digital divide

Why can’t the media understand the digital divide—especially the Associated Press?

By David Rothman
September 2, 2015 // 0 Comments

Just why can’t the news media understand the digital divide? And how about the related literacy issues that technology could help cope with, if top policymakers were better informed? Consider the masterful con job that Amazon performed on reporters by equating Amazon sales figures with how [...]

‘Book deserts’ still keep kids from getting books

By Chris Meadows
August 6, 2015 // 1 Comment

Though I just posted a story about a university library re-opening with no books, having no books is not necessarily a desirable condition for all libraries. Mother Nature Network has a story that looks at “book deserts”—areas where it’s extremely difficult for kids to get their hands on [...]

Solar-powered libraries: WiFi in the middle of nowhere for e-reading, other purposes

By David Rothman
July 27, 2015 // 3 Comments

Dirt-cheap cell phones are showing up even in remote jungles. But what to read? And wouldn’t it be nice if you could even watch instructional videos? Enter Solar-Powered Educational Learning Libraries, aka SPELLs. This BBC video explains the basic idea, developed by Prof. Laura Hosman at [...]

Cell phone Internet comes to half the world

By Chris Meadows
July 14, 2015 // 0 Comments

The digital divide is shrinking, TechCrunch points out. 94% of the world’s population receives a cell phone signal of some kind. 48% of the world’s population has cellular Internet service available to them. 28% of the world’s population has subscribed to that Internet service. Those figures [...]

CHIP Kickstarter makes full-fledged computer available for $9

By Chris Meadows
June 4, 2015 // 0 Comments

We’ve seen our share of rock-bottom-priced computers in the last few years—the Arduino, the Raspberry Pi, Rhombus Tech. But a Kickstarter project due to end in just under two days may have them all beat. Touting itself as “the world’s first $9 computer,” the CHIP system-on-a-chip packs a [...]

No one is writing good fiction. Except Jonathan Franzen.

By Paul St John Mackintosh
May 30, 2014 // 3 Comments

I’m sure you didn’t need telling that. Its so blindingly obvious. But just in case you were in any doubt, here is AdviceToWriters, collecting the “Writerly Wisdom of the Ages” courtesy of Jon Winokur, laying down “Jonathan Franzen’s 10 Rules for Writers.” What [...]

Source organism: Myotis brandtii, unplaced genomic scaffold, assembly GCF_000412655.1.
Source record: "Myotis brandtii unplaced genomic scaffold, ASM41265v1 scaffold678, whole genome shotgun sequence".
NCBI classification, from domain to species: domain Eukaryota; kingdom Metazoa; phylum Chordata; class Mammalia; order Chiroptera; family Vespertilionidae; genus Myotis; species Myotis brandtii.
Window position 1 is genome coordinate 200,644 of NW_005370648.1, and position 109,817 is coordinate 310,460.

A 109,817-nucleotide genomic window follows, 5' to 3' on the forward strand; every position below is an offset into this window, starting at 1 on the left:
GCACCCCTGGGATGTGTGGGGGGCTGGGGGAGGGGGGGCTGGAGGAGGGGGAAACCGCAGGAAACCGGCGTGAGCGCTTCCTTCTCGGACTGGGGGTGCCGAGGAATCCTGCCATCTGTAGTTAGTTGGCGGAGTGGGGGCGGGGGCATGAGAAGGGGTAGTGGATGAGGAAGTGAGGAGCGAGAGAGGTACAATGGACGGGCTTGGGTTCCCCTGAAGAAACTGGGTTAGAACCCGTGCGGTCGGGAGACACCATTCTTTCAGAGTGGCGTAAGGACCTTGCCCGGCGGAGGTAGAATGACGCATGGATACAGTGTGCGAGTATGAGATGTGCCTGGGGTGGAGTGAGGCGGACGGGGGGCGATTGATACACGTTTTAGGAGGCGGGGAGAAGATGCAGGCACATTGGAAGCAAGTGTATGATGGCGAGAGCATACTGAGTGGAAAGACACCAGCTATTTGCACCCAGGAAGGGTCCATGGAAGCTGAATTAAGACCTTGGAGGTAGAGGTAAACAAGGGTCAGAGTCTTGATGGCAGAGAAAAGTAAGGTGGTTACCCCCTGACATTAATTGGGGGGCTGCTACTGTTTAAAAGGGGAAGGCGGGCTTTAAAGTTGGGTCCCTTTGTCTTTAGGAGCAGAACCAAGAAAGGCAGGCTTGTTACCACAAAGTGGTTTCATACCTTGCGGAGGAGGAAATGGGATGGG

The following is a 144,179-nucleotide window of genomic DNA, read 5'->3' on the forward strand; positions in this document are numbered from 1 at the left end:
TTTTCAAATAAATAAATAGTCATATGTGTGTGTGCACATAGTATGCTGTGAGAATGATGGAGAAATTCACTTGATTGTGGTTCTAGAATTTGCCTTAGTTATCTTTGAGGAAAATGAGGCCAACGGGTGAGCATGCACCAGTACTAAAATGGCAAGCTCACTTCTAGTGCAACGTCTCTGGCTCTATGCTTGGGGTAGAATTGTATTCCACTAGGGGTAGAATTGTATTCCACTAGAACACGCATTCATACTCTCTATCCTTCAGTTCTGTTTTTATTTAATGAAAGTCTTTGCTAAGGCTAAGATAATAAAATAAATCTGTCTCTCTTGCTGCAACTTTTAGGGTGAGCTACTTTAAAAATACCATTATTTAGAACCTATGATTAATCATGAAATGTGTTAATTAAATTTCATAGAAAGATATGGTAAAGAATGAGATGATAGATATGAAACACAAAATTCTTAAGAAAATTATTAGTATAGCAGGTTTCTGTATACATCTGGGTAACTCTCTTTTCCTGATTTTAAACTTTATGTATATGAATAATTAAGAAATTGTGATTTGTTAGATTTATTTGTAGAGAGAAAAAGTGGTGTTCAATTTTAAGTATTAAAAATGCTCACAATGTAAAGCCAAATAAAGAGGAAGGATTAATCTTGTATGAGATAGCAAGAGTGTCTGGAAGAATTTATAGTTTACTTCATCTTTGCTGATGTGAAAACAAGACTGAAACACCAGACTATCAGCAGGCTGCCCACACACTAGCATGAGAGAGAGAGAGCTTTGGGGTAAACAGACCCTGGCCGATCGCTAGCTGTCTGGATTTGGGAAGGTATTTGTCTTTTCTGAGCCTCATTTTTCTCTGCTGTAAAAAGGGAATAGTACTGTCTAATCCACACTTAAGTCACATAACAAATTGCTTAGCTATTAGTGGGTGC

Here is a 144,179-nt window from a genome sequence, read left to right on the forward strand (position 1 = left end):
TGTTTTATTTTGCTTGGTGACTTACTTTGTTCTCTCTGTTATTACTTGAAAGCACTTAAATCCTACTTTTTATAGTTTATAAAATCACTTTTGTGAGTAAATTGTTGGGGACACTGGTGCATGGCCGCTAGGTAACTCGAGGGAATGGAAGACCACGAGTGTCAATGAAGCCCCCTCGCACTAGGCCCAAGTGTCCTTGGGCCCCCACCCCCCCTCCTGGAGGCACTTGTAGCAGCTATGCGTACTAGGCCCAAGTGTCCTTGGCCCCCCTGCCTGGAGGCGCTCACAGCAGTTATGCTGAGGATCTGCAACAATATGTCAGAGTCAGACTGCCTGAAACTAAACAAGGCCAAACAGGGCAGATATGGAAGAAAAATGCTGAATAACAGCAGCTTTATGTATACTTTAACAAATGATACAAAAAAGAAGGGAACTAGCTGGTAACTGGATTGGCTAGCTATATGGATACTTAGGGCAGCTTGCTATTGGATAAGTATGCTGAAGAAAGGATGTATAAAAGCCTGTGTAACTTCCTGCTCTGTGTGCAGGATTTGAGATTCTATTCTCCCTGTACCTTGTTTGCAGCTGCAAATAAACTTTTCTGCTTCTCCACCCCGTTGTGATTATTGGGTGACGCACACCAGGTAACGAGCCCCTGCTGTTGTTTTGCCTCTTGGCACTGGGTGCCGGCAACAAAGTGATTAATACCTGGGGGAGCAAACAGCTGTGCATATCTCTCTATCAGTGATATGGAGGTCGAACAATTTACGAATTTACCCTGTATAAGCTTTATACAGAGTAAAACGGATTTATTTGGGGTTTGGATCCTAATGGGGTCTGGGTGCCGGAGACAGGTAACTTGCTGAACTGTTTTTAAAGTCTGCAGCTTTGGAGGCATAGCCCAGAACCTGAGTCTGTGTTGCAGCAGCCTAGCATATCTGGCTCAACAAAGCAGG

Tinder Foundation report details minute costs, massive benefits of bridging Britain’s digital divide

By Paul St John Mackintosh
March 20, 2014 // 2 Comments

The UK’s Tinder Foundation, “a not-for-profit social enterprise that makes good things happen with digital technology, established in December 2011,” recently released a report, “A Leading Digital Nation by 2020: Calculating the cost of delivering online skills for [...]

Baltimore Sun op-ed on “Books and billionaires” (this means you, Bill Gates)

By David Rothman
February 1, 2014 // 3 Comments

LibraryCity’s proposal for a national digital library endowment has just made The Baltimore Sun—complete with a personal appeal to Bill Gates to talk up the idea. Books and billionaires does have a ring to it, doesn’t it? If TeleRead community members can help get the word out on [...]

Should public libraries give away e-book-friendly tablets to poor people? $38 tablet hints of possibilities

By David Rothman
January 10, 2014 // 4 Comments

Young people love suitable paper books, ideally new, that they can own. Could the same idea work for econo-tablets that public libraries gave away to low-income families—with a big, fat, e-book-related icon smack in the middle of the home screens? Yes! Don’t just hand out gizmos, though. [...]

Jim Duncan, Colorado Library Consortium executive director, speaks out in series on public libraries and the Digital Public Library of America

By libertyc
October 29, 2013 // 0 Comments

What kind of national digital library system—or systems, plural—should the U.S. create? Read Parts One and Two of a new series where Jim Duncan, executive director of the Colorado Library Consortium delves into the major issues. Is the Harvard-incubated Digital Public Library of America [...]

First all-digital public library system a hit in Bexar County, Texas—with hundreds of e-reader gizmos and an eager young crew to explain them

By libertyc
October 20, 2013 // 0 Comments

Last year LibraryCity.org knocked the library system in Rockford, Illinois, for planning to spend around a quarter of its $1.19-million collection budget on e-books. A third of Rockfordians were living below the poverty line in 2009 by one estimate. And yet the local library initially wanted to [...]

Need Library E-Books to Feed Your New Gadget? Here's the Answer

By libertyc
January 1, 2013 // 10 Comments

If you can’t find the right library e-books for your new Kindle, Nook, iPad or other gizmo, you’re not alone. More than 100 patrons of the District of Columbia Public Library were lined up electronically today for 10 e-book copies of The Racketeer, John Grisham’s new novel about the murder [...]

Comcast launches low-income broadband service

By libertyc
September 20, 2011 // 1 Comment

As we mentioned the other day, e-books can present a problem for people on the underside of the digital divide. The e-book reader is only one part of the equation; another part is affordable Internet access—and while broadband access isn’t required for downloading something the size of an [...]

E-books pose problem for the underside of the digital divide

By libertyc
September 17, 2011 // 29 Comments

On her LiveJournal, writer Seanan McGuire makes an important point about the nature of the digital divide and how it affects paper versus e-books. People below the poverty line—which at least 15.1% of Americans are, and probably more than that since it goes by an old standard of poverty—can’t [...]

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